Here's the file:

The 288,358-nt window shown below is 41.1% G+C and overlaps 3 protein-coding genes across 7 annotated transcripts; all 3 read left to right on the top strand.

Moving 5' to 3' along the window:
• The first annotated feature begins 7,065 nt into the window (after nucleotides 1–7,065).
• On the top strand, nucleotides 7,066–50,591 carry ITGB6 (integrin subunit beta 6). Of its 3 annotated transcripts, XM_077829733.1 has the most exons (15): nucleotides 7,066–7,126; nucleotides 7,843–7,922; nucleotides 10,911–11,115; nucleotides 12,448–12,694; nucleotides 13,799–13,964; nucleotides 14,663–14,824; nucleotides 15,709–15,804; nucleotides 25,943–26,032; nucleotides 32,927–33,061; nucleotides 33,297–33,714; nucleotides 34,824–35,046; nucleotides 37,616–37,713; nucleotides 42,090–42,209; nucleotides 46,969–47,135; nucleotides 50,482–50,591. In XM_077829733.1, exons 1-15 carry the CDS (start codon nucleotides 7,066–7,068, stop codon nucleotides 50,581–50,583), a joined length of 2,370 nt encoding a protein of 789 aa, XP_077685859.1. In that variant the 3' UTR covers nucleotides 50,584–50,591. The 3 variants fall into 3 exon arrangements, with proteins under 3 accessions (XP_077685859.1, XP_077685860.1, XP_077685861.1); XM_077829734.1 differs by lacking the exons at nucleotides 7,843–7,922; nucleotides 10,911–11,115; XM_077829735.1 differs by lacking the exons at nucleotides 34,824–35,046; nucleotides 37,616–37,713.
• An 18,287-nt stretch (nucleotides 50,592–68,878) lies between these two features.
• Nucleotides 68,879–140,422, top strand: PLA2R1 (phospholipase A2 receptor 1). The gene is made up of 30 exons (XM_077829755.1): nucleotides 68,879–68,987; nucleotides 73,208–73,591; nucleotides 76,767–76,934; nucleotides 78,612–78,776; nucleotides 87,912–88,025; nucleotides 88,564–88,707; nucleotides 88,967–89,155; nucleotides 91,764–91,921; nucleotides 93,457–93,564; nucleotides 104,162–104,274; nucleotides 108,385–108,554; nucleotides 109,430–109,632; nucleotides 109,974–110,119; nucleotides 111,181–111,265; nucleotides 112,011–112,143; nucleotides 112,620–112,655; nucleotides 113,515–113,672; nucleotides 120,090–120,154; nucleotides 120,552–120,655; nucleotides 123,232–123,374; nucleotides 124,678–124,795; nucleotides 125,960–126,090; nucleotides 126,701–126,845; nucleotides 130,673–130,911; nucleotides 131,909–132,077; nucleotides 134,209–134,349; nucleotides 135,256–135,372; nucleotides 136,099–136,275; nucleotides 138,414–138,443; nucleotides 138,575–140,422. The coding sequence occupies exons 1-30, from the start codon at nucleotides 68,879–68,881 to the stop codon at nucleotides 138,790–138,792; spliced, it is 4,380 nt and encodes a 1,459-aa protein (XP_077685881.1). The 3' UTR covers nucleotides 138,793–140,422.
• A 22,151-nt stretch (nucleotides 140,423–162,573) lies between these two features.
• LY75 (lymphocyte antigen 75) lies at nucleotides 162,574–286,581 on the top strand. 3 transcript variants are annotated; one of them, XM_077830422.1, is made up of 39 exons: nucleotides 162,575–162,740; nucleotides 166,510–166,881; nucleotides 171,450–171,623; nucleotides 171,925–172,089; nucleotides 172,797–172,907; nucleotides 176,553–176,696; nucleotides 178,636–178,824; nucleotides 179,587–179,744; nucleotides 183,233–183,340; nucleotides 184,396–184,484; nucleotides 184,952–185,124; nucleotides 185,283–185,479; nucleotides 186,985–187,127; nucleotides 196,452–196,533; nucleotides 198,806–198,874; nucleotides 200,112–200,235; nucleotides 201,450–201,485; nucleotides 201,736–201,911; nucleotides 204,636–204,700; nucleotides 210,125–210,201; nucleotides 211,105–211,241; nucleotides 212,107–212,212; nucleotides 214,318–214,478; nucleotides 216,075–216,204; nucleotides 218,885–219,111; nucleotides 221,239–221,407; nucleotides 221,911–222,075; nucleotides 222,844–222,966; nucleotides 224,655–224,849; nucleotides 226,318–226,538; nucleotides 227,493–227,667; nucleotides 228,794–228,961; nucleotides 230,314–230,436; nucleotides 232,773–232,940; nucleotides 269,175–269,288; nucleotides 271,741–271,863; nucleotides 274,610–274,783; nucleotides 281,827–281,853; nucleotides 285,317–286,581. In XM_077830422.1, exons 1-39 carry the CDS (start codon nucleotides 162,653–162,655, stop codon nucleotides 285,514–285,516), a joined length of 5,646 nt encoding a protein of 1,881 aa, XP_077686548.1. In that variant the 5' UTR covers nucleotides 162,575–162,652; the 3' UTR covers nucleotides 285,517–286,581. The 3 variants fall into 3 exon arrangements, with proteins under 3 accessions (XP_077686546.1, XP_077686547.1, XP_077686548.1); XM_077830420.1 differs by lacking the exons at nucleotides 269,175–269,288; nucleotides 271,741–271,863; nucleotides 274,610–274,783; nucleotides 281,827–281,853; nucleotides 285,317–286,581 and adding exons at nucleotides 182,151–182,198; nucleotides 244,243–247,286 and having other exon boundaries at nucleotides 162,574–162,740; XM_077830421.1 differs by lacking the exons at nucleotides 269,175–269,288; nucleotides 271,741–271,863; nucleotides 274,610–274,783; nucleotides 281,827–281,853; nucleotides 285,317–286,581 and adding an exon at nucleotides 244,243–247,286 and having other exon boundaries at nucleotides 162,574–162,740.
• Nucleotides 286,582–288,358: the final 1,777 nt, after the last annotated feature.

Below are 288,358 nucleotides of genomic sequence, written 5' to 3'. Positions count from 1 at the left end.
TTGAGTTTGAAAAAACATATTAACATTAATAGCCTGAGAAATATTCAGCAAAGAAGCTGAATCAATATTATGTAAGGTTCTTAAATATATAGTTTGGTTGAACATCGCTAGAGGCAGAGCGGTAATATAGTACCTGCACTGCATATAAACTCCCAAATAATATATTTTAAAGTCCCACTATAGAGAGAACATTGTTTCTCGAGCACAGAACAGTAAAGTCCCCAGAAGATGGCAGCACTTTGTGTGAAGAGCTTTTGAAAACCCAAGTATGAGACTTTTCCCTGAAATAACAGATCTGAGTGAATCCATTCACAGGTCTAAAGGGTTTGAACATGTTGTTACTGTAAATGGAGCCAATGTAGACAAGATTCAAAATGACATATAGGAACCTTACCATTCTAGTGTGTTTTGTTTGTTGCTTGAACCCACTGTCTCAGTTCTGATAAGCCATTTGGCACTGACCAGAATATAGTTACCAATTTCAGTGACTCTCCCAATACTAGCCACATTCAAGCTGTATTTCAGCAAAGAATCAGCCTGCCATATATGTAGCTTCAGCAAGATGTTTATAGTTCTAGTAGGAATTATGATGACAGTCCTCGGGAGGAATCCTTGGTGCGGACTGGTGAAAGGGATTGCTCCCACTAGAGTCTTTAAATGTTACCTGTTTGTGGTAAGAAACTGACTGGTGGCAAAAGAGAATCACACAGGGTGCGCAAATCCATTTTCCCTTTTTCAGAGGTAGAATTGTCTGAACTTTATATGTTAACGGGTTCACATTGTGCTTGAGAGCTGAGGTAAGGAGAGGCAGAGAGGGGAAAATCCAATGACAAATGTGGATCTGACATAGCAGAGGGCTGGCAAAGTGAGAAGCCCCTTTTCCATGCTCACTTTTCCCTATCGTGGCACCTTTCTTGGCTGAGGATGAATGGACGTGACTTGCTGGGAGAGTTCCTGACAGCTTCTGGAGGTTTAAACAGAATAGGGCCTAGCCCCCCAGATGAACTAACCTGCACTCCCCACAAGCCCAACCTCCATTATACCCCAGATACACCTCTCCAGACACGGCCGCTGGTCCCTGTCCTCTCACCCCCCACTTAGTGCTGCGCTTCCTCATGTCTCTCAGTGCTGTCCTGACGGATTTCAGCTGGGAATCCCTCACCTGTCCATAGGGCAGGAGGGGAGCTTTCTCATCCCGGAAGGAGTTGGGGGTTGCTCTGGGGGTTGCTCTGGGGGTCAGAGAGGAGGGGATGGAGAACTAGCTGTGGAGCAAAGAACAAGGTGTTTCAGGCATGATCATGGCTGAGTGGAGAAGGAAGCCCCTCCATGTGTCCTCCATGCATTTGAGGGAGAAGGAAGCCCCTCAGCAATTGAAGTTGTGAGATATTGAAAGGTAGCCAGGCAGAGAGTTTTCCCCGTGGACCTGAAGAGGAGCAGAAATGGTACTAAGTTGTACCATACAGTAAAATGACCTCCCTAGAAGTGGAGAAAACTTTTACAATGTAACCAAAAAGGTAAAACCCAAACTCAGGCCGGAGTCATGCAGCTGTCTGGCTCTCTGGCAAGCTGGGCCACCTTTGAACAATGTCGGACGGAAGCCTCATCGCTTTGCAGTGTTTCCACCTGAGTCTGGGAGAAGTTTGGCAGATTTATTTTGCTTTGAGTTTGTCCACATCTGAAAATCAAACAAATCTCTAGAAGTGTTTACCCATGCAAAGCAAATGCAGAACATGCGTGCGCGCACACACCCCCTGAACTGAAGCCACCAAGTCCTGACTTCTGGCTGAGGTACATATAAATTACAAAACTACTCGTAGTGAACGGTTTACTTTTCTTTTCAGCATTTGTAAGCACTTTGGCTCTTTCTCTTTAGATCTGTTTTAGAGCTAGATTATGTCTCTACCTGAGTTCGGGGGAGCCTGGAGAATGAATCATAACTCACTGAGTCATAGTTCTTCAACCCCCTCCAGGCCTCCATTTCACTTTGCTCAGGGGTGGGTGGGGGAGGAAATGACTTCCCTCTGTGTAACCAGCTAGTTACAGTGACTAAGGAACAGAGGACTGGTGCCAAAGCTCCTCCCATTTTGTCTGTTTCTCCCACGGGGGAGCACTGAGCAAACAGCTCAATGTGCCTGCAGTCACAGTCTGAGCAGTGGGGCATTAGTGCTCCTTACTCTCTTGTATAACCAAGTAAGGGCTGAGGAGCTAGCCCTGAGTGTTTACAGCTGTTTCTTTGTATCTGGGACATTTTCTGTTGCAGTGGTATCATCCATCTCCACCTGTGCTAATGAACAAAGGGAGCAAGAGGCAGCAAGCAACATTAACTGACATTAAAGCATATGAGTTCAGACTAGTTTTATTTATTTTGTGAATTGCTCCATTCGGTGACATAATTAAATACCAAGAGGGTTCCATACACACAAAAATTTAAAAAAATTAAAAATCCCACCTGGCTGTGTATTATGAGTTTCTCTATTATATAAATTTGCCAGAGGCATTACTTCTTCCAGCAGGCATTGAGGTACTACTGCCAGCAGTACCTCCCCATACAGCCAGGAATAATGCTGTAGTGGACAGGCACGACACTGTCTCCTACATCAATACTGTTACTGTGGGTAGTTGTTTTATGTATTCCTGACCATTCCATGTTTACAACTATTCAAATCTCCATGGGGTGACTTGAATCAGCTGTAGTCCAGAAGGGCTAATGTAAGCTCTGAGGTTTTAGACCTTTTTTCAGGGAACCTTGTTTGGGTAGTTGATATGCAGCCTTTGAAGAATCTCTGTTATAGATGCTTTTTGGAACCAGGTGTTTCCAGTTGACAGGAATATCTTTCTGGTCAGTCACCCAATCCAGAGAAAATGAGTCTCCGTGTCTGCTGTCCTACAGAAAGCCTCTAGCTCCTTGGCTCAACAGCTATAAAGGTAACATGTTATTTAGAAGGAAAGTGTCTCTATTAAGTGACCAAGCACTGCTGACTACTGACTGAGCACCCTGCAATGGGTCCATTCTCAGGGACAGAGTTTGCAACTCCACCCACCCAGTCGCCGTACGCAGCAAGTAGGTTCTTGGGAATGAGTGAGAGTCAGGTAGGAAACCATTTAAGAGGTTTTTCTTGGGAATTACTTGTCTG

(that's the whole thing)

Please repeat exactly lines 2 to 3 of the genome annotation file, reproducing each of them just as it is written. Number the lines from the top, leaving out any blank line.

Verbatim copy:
Moving 5' to 3' along the window:
• The first annotated feature begins 7,065 nt into the window (after nucleotides 1–7,065).